Keeping a promise to patients with failing kidneys

Monday, August 14, 2017
UPDATE 8/21/2017: Dr. Gurley has been named the new Chief of the Division of Nephrology at the Oregon Health Sciences University, effective January 2018. 

In 2016, the Duke School of Medicine selected 38 of its faculty for the new Duke Health Scholars and Duke Health Fellows Program. With funds from the Duke University Health System, the program supports the research efforts of early to mid-career clinician-scientists at Duke. Among the faculty honored are 14 individuals from the Department of Medicine, including Susan Gurley, MD, PhD, associate professor of medicine (Nephrology).

Year after year, patients with advanced kidney disease caused by diabetes bring Dr. Susan Gurley the same question: “Doctor, isn’t there something else we can do to save my kidneys?”

More often than not, Gurley has scant good news to offer. But she does make a promise: “We’re working on it.”

There is plenty of work to do. Due to the rise of Type 2 diabetes, the World Health Organization ranks  diabetes mellitus a growing, global epidemic. In the United States, diabetes-related kidney disease is the most common cause of end-stage renal disease, a condition that produces not just great suffering but also swelling medical costs.

Despite that, new therapies for diabetic nephropathy have not emerged for nearly two decades, Gurley says. Better understanding more root molecular mechanisms underlying the disease’s assault on kidneys would help.

Drugs used today to treat diabetes-related kidney disease are also prescribed to patients with hypertension, lupus and other organ-damaging disorders, Gurley says. These drugs  can’t always halt scarring in a patient’s kidneys.

“We’ve got to find more specific treatments,” Gurley says. “In the end it all looks the same. The kidneys scar down and can’t do their job anymore. But how it got there and what started it might be a different thing.”

Gurley intends to build a multidisciplinary research program at Duke to probe the biology of diabetic kidney disease. The project could both unearth new treatment targets and train a needed next generation of clinical scientists in this realm.

“Defining novel approaches to mitigate death and suffering due to diabetic kidney disease is one of the most important contemporary medical and public health challenges,” says Myles Wolf, MD, MMSc, chief of the Division of Nephrology.

Career starts with a love for science

The first in her family to attend college, Gurley enrolled at the University of Mississippi in the mid-1980s a smart kid from a small rural town outside Biloxi. She was interested in becoming a doctor, despite limited direct experience with medicine.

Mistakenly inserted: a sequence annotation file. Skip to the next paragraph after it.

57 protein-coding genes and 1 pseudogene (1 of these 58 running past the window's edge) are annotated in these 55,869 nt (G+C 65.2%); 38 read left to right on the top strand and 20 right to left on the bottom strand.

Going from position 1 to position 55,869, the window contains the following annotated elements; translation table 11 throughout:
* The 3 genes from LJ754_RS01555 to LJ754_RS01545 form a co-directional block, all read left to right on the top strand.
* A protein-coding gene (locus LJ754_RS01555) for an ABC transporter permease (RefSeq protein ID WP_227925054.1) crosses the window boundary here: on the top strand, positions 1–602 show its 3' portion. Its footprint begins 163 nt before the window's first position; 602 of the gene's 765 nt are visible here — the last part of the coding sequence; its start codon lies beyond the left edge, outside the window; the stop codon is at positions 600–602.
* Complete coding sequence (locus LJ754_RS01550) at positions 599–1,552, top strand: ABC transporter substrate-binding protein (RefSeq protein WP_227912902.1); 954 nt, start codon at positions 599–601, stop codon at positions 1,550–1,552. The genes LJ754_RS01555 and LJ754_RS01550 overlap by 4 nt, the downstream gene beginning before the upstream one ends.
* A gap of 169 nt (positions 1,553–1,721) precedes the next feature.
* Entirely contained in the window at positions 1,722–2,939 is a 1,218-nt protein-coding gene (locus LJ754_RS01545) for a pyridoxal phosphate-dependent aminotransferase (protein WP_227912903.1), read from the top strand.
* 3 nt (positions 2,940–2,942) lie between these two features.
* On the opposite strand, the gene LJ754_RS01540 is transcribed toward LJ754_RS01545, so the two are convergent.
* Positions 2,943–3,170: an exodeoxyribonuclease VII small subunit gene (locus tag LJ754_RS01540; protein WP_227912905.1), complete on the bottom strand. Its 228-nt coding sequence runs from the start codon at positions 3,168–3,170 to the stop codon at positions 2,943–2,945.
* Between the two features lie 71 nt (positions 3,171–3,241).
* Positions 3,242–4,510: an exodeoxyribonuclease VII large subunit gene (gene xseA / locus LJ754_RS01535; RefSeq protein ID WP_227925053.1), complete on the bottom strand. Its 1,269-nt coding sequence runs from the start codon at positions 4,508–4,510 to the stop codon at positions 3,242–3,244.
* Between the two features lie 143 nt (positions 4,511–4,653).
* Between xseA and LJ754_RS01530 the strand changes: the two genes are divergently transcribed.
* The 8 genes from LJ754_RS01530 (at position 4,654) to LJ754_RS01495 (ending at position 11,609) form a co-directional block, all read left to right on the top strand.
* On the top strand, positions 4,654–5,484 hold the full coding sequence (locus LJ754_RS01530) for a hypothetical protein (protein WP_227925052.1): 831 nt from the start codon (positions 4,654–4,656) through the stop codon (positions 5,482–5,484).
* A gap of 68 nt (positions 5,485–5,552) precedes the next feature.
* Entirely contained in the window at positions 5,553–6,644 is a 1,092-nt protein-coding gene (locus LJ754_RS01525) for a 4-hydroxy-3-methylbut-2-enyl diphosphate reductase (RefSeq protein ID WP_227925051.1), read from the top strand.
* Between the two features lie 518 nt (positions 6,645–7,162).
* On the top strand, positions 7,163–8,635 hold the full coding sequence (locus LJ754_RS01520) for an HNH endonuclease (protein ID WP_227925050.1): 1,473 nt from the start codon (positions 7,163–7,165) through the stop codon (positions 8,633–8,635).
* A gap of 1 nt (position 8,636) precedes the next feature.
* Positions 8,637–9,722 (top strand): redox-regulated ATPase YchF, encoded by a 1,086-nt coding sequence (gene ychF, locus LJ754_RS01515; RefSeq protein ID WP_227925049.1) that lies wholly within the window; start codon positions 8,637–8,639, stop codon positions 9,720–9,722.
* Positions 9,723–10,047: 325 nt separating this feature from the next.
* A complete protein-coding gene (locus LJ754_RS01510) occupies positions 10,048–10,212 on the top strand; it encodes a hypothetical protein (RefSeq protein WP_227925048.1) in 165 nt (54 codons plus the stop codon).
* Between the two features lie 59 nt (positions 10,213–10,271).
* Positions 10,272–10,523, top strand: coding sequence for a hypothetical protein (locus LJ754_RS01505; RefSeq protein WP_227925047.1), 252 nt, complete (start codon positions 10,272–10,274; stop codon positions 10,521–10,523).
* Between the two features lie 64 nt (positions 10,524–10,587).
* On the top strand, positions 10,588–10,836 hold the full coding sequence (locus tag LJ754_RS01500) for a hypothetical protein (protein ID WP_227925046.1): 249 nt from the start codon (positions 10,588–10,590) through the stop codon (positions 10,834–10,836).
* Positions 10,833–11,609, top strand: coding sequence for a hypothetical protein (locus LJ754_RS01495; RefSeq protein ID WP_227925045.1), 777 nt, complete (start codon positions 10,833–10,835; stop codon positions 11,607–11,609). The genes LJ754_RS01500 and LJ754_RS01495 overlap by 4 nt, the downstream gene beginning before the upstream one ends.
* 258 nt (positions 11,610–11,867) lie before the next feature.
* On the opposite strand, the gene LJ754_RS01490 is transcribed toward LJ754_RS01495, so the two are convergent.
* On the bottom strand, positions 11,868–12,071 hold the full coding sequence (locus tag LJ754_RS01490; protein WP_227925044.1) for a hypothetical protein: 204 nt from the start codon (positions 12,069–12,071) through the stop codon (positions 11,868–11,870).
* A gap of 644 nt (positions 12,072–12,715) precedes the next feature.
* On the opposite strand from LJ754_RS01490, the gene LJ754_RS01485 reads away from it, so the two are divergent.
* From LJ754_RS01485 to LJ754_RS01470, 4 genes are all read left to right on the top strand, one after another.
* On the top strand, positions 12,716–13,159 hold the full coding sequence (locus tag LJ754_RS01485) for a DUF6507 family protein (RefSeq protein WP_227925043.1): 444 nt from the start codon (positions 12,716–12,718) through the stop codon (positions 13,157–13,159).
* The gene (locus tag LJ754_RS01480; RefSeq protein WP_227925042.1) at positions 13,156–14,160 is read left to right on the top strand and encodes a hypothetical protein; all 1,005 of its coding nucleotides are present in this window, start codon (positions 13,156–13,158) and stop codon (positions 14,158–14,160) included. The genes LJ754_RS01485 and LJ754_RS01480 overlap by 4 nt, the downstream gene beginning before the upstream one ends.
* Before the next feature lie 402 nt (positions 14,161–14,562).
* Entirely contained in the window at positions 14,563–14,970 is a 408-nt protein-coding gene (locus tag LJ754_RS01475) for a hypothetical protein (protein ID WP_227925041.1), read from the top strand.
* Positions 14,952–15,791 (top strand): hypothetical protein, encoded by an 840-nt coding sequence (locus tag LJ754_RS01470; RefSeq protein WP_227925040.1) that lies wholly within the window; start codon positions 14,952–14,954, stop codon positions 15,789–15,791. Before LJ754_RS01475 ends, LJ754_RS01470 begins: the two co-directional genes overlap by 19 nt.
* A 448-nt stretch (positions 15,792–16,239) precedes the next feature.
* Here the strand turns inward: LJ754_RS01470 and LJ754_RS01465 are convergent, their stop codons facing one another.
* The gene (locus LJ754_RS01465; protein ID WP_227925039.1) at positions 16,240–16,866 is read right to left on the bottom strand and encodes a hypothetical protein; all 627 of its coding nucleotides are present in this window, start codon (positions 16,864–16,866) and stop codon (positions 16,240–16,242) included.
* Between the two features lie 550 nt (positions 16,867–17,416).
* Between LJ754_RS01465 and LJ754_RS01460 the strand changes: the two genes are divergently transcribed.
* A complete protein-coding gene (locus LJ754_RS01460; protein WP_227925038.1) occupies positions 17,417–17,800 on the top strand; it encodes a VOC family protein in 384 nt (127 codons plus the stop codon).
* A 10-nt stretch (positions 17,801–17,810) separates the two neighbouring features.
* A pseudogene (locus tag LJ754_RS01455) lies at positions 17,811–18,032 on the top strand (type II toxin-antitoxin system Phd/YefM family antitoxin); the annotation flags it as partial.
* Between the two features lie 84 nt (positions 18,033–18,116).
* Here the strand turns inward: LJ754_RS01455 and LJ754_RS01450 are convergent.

“I had no personal experience with physicians, either as a patient or as a family member,” Gurley says, but the prospect of a career that merged science with working with people appealed to her.

Science captivated Gurley so much that she remained at Mississippi until 1994 in order to earn a doctorate in chemistry. As part of lab research studies there, she probed the physical forces in play when drugs bind to DNA and this is where she realized she was absolutely committed to a career in research.

“What we were doing was valuable but it was not directly relatable to clinical medicine. That led me to realize the medical school could fill that gap,” Gurley says.

After landing a highly competitive, full-tuition scholarship, Gurley started medical training at Washington University. When she reached Duke as an intern in 1998, the faculty, medical problems and research opportunities in nephrology drew her in.

While a research fellow at Duke, Gurley joined the laboratory of Thomas Coffman, MD, to study hypertension and diabetic kidney disease. Coffman, now Dean at the Duke-National University of Singapore Medical School, was collaborating with Nobelist Oliver Smithies at UNC-Chapel Hill and others to create mouse models of diabetic nephropathy with the NIH-launched Animal Models of Diabetic Complications Consortium.

Already practiced at test tube experiments, Gurley dove into the then-emerging field of breeding genetically modified lab mice. Since then her studies on the animals have expanded understanding of angiotensin-converting-enzyme-2 in kidneys, which she has shown helps suppress hypertension. She has also identified critical roles played by AT1 angiotensin receptors in the kidney’s proximal tubule in mediating blood pressure and fluid homeostasis.

Gurley works with laboratory mice whose malfunctioning kidneys resemble human kidneys impaired by diabetes on biochemical and tissue levels. High-grade albuminuria, hypertension, and glomerulosclerosis all exist in the model she helped to create. Currently her laboratory is pursuing new evidence of genetically-regulated biological pathways within their kidneys.

“This work has great potential to provide discoveries that will have substantial translational impact,” says Coffman.

Gurley knows probing complex biology and uncovering new potential treatment approaches will take time. That does not deter her.

As chief of the renal section at the Durham VA Medical Center, she still sees patients with failing kidneys. They are still asking for more help. And she has a promise to keep.

The series of profiles of our Duke Health Scholars were written by Catherine Clabby, freelance science journalist. Photos are by Ted Richardson.